When asked what gave him hope for the future, Martin said ‘‘We have a wonderful team of young people, really determined to get things done in a challenging environment. Cyprus is not the easiest place to win the conservation argument, but we have a fantastic team…slowly but surely we are seeing a change in how important [the environment] is to the culture in Cyprus.’’

Martin’s work was not only recognised across his home country, but he made an indelible mark internationally, inspiring and contributing to the global efforts of the BirdLife International Partnership. Martin Harper, BirdLife International’s CEO, remembers him in this way:

He was such a humble but passionate and brilliant leader. He was generous with his time, knowledge and humour and he will be sorely missed by everyone that knew him. Tackling the nature and climate emergency feels tougher without him, but he has nurtured so many great conservationists who will continue his work. I am confident that they will realise his ambition to move beyond nature protection to nature restoration.”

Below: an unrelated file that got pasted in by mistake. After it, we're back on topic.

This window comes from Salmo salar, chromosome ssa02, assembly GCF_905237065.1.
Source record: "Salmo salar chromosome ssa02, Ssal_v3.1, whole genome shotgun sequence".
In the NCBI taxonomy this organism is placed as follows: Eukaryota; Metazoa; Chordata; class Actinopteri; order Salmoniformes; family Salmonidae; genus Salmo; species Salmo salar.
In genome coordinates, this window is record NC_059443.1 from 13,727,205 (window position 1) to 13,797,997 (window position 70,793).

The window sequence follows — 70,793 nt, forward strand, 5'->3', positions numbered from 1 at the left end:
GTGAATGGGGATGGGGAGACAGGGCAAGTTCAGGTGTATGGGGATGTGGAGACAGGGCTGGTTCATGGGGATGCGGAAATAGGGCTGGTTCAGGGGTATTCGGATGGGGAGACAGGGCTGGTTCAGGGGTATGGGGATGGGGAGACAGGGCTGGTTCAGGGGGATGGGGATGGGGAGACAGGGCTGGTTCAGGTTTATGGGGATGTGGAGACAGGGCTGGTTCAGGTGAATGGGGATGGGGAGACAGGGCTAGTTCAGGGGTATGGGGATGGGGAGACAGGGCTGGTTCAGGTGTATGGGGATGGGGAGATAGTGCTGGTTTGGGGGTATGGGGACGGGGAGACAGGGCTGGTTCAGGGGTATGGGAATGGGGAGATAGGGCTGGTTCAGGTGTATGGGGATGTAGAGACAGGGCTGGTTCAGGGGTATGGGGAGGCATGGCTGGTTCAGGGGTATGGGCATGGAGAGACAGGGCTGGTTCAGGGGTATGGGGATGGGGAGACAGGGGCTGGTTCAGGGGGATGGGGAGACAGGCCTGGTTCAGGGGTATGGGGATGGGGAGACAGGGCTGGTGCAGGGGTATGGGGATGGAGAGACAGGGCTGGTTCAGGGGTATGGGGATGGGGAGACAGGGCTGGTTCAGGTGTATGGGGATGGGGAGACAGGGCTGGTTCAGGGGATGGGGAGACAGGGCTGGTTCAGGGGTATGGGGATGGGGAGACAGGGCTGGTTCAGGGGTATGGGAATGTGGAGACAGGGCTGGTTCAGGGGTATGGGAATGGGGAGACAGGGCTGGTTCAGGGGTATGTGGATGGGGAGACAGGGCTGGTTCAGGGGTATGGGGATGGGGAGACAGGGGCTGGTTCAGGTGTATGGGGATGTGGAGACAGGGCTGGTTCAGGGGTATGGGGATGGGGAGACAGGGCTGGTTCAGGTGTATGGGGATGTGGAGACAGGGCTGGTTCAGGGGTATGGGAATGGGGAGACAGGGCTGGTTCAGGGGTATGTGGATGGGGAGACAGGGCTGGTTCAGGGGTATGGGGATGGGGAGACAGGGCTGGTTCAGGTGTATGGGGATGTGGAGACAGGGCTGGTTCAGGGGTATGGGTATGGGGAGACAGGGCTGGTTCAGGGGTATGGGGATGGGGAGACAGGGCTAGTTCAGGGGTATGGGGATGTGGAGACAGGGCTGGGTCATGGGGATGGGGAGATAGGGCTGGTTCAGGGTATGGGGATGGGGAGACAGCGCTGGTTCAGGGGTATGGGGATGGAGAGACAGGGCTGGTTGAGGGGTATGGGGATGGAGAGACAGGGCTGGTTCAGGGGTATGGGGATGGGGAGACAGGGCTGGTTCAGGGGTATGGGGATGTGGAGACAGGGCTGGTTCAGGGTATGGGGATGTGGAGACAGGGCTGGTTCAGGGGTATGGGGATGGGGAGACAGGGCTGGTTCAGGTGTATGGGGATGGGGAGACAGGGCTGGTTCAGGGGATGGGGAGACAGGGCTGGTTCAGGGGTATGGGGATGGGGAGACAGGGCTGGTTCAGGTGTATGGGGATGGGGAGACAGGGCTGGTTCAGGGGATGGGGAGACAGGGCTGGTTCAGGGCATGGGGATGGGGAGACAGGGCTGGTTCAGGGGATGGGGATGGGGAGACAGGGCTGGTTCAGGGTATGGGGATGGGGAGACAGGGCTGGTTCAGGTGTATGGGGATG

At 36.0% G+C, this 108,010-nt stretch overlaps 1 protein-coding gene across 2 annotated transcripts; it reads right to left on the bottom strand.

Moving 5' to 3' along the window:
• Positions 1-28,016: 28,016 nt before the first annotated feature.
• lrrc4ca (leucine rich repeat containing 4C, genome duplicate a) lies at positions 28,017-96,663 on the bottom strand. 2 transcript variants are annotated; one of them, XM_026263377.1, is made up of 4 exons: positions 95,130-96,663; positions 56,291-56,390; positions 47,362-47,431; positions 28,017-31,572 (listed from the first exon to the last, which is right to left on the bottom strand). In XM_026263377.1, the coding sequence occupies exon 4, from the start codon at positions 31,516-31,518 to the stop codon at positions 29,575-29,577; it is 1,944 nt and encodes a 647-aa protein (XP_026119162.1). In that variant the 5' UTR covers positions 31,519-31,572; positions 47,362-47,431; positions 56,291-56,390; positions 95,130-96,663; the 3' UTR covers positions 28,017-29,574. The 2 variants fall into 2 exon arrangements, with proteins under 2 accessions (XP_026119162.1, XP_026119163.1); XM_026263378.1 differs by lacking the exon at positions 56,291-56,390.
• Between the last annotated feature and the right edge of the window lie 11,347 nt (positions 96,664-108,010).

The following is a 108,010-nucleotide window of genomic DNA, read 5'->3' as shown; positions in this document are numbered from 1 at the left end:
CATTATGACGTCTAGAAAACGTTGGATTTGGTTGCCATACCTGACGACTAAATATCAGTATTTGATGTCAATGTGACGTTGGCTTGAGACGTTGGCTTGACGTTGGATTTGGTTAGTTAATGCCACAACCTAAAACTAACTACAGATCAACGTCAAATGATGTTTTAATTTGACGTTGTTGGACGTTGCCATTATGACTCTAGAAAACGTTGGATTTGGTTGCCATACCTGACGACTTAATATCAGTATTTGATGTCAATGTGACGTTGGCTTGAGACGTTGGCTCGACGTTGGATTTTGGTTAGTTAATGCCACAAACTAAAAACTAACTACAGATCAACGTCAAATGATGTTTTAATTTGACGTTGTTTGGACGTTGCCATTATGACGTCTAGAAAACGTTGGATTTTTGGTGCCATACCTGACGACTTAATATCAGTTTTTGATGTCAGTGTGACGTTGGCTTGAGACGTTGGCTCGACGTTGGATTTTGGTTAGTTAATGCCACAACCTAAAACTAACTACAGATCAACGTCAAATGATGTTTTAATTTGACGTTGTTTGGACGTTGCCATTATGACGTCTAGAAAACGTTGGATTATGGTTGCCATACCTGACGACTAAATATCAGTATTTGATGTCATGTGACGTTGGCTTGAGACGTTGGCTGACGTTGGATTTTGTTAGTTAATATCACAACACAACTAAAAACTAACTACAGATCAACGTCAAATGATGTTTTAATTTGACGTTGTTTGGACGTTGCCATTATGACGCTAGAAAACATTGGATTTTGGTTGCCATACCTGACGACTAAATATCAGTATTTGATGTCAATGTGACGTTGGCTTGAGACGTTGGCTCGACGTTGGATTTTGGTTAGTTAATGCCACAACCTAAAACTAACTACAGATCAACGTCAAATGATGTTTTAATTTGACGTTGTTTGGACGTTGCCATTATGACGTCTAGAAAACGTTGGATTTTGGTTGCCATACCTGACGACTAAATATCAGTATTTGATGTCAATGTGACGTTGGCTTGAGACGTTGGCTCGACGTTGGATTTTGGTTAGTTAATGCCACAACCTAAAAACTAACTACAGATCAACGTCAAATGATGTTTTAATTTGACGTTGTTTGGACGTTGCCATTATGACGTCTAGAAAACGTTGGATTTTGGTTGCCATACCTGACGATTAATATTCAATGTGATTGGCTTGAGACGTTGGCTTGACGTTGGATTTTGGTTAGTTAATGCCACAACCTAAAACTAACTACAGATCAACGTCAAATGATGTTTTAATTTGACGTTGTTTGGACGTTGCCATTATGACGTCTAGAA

He worked closely with European and Central Asia BirdLife team, championing farmland birds and agricultural biodiversity. Ariel Brunner, Regional Director of BirdLife Europe and Central Asia, said:

‘‘Martin was a pillar of BirdLife. He was the chair of our European & Central Asian Agriculture task force for many years.  A real gentleman, with a permanent slightly ironic smile that allowed him to be very serious while remaining lighthearted.  I do think he would have appreciated the symbolism of the European Union nature restoration law passing as he was passing away. I cannot think of a better tribute to him professionally, knowing how happy this would have made him.’’

The environmental movement has suffered a great loss, but it is a true testament to Martin’s love for birds and nature that his legacy will live on, remembered through the landscapes and wildlife he has protected. Likewise, the conservation work of BirdLife Cyprus and countless others will continue the fight to save nature in his memory.

“The birds will not sing tonight. All nature will hold still, in mourning of someone who only comes around once. Martin is everywhere. He is in the wind that flows in the valleys he loves so much. He is in the rustle of the trees. He is in the birdcalls he knows so well and fought a whole lifetime to save. You can’t speak of Martin as if he passed because he will always be everywhere. It is undeniable that our island would look different if he hadn’t graced it with his love, his patience, and his determination to protect its nature for decades. A person so humble, gentle, knowledgeable, with such charisma to share and lead, but also to listen, learn, and grow. The conservation community of Cyprus and of Europe has been made much poorer. Martin is irreplaceable in every possible way. For me, a piece of my soul is gone forever.”

Vasiliki Anastasi, one of Martin’s former colleagues at BirdLife Cyprus.